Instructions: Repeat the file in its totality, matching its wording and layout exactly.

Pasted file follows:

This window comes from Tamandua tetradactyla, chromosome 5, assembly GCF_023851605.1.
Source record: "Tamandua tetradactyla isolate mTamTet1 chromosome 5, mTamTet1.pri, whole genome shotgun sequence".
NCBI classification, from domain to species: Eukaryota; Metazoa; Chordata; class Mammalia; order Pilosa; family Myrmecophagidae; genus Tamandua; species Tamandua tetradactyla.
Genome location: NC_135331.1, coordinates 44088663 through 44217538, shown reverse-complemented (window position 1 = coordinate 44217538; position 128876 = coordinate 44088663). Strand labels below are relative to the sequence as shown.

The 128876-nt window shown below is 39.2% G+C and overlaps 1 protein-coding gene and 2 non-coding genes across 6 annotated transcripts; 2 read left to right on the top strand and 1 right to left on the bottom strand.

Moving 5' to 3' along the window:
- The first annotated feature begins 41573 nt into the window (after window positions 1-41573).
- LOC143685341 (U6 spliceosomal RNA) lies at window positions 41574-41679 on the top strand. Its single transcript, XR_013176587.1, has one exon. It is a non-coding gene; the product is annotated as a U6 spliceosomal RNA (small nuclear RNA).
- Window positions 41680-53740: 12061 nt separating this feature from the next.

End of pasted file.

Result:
This window comes from Tamandua tetradactyla, chromosome 5, assembly GCF_023851605.1.
Source record: "Tamandua tetradactyla isolate mTamTet1 chromosome 5, mTamTet1.pri, whole genome shotgun sequence".
NCBI classification, from domain to species: Eukaryota; Metazoa; Chordata; class Mammalia; order Pilosa; family Myrmecophagidae; genus Tamandua; species Tamandua tetradactyla.
Genome location: NC_135331.1, coordinates 44088663 through 44217538, shown reverse-complemented (window position 1 = coordinate 44217538; position 128876 = coordinate 44088663). Strand labels below are relative to the sequence as shown.

The 128876-nt window shown below is 39.2% G+C and overlaps 1 protein-coding gene and 2 non-coding genes across 6 annotated transcripts; 2 read left to right on the top strand and 1 right to left on the bottom strand.

Moving 5' to 3' along the window:
- The first annotated feature begins 41573 nt into the window (after window positions 1-41573).
- LOC143685341 (U6 spliceosomal RNA) lies at window positions 41574-41679 on the top strand. Its single transcript, XR_013176587.1, has one exon. It is a non-coding gene; the product is annotated as a U6 spliceosomal RNA (small nuclear RNA).
- Window positions 41680-53740: 12061 nt separating this feature from the next.